Condoms are proven to be effective in preventing the spread of STDs and unwanted pregnancies, when they are used correctly. But, sometimes condoms can break. Why does this happen?
7 Widespread Reasons Why Condoms Break:
1. The Condom is Too Tight.
Using a condom with the correct length and width for you or your partner is extremely important. When you use a condom which is too small, the latex is stretched beyond the point of safety and it can cause rips and tears in the condom’s material. This is a very common reason why a condom will break. Be sure to measure while fully erect to find your proper size.
2. Bad Storage Techniques.
If you don’t store your condoms in the recommended way, this can lead to breakage. Condoms should be stored in a room temperature environment away from direct sunlight. Extreme heat and cold can permanently damage your condom. For this reason, it is essential to avoid storing your condoms anywhere in the car, in your wallet, in the garage, or in the fridge.
3. Use Past The Expiration Date.
When you use an expired condom, you put yourself and your partner at risk for unwanted pregnancies or STDs because the condom’s material becomes brittle and weakened over time and this can easily lead to breakage. If you’re not sure is your condom is still good, check the wrapper and/or box for an exact expiration date. Law requires manufacturers to specify this date, so it’ll be on there. If it’s expired, don’t use it.
4. Using Oil As Lube.
Oil based products are not meant for use with condoms. Using a product that’s not intended to be a personal lubricant can compromise you and your partner’s safety and health. Oil based products such as: baby oil, grape seed oil, olive oil, vegetable oil, massage oil, coconut oil, and petroleum jelly will superheat the condom’s material and cause it to break.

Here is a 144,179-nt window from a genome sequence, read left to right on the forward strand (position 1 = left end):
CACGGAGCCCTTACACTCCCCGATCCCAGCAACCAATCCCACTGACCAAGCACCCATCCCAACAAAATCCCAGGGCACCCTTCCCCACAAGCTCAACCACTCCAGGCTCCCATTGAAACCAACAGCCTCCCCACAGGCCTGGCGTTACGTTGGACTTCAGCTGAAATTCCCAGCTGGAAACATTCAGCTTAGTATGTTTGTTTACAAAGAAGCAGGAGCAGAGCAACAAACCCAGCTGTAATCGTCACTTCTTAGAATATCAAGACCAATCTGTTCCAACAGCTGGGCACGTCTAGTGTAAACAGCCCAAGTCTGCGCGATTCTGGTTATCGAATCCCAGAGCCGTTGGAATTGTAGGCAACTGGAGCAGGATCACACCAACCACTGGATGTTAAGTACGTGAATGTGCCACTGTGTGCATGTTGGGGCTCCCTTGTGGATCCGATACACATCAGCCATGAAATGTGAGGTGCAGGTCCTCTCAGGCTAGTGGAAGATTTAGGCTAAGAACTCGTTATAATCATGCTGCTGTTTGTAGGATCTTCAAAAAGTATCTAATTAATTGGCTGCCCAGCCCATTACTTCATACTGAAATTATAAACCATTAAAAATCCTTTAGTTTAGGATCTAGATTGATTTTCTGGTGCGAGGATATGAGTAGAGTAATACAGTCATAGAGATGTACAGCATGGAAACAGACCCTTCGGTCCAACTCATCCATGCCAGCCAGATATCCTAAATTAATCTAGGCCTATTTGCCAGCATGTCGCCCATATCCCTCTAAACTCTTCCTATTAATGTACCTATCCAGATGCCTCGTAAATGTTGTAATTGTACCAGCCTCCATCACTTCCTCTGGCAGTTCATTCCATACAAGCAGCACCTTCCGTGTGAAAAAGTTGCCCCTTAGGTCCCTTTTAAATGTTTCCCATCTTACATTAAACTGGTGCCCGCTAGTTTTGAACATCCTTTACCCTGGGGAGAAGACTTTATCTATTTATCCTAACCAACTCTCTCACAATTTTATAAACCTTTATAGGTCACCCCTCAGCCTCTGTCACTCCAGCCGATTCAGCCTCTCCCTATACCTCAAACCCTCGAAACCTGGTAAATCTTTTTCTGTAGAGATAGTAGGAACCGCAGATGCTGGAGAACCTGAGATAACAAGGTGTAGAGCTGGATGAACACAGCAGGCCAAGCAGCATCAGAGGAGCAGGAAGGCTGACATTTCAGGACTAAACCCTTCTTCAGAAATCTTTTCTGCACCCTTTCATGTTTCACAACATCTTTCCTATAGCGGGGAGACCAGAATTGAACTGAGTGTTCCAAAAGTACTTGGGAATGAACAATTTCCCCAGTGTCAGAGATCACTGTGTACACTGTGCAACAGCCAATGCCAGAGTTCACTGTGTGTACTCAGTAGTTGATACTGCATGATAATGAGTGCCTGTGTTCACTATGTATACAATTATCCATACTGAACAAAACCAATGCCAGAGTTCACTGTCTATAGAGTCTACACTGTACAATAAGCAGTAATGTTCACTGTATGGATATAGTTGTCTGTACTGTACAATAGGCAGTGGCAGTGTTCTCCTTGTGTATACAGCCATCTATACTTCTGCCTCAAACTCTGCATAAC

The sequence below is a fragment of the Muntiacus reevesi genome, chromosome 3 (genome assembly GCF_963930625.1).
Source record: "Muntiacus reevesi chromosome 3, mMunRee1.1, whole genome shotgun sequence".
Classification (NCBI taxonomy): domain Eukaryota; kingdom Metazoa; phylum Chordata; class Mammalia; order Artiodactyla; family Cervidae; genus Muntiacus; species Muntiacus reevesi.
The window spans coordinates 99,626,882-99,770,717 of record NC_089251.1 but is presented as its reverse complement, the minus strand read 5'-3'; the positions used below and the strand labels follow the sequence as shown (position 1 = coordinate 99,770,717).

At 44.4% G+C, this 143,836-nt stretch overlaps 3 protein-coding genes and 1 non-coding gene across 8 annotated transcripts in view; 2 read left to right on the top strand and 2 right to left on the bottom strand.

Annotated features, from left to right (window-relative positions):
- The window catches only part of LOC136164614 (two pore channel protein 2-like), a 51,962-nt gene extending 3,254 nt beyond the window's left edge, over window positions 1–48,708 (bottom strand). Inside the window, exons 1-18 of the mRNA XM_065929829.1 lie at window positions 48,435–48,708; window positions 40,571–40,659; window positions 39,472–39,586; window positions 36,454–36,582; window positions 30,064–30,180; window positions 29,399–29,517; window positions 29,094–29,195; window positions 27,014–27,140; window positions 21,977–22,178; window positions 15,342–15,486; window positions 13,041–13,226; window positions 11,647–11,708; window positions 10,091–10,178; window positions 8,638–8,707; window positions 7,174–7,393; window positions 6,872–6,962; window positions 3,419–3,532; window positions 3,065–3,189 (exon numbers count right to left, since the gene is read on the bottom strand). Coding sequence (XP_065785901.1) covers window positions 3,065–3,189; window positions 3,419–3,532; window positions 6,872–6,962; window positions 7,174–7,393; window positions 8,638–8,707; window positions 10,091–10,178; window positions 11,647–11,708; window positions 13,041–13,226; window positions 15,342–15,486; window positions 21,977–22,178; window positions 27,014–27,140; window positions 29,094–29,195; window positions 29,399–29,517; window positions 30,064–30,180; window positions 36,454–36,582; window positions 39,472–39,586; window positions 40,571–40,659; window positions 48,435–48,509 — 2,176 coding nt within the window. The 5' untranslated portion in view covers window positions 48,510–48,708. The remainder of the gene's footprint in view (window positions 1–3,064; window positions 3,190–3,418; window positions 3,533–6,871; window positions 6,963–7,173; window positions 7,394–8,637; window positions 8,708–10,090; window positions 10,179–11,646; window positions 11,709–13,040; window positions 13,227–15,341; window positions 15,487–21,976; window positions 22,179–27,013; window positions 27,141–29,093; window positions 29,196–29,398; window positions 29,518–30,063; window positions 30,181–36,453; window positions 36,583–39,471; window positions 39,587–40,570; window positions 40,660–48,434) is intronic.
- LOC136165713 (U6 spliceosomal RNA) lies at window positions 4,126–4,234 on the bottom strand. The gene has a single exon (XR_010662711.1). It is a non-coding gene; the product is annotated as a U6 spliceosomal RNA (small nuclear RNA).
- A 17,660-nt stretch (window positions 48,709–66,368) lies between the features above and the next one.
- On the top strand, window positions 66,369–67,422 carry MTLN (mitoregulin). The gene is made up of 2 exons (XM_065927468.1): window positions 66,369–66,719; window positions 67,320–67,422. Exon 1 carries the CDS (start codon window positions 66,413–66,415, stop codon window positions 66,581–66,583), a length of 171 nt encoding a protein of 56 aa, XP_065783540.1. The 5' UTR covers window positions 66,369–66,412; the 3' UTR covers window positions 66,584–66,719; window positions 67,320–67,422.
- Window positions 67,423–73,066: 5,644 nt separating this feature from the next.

5. Not Enough Condom Safe Lube.
Water-based and silicone-based lubricants are intended to help condoms stay intact. This is especially important for menopausal women or those practicing anal sex (since moisture is scarce). Even if you or your partner has adequate natural lubrication, using a water or silicone based lube will help the rising heat level caused from friction stay low enough to keep your condom intact.
6. Opening the Wrapper the Wrong Way.
The best way to open a condom wrapper is from the corner or the edge of the wrapper. Opening the wrapper in the middle or by using a tool such as a knife or scissors can cause a small tear in the condom. Also, you should not use your teeth or a rough fingernail to open the package.
7. Wearing More Than One Condom.
There is an urban legend that using more than one condom keeps you safer. In fact, just the opposite is true. Wearing more than one condom causes friction in between the layers and friction causes heat. Too much heat makes condoms break. Whether you are using a male or female condom, only one is recommended or necessary for protection.
Ensuring Your Condom is Intact Before Use
In most cases a visual check of the condom is sufficient, but if you are worried about the integrity of your condom you can administer a water test. To administer the water test, simply fill the condom with water and see if any water springs out from a hole, rip or tear. Don’t overfill the condom, because this can overstretch the condom and weaken it. If you see a leak during the water test, do not use this condom. Be advised that the water test will wash away the condom’s lubricants, so supplementary lubrication is advised for safety (see #5).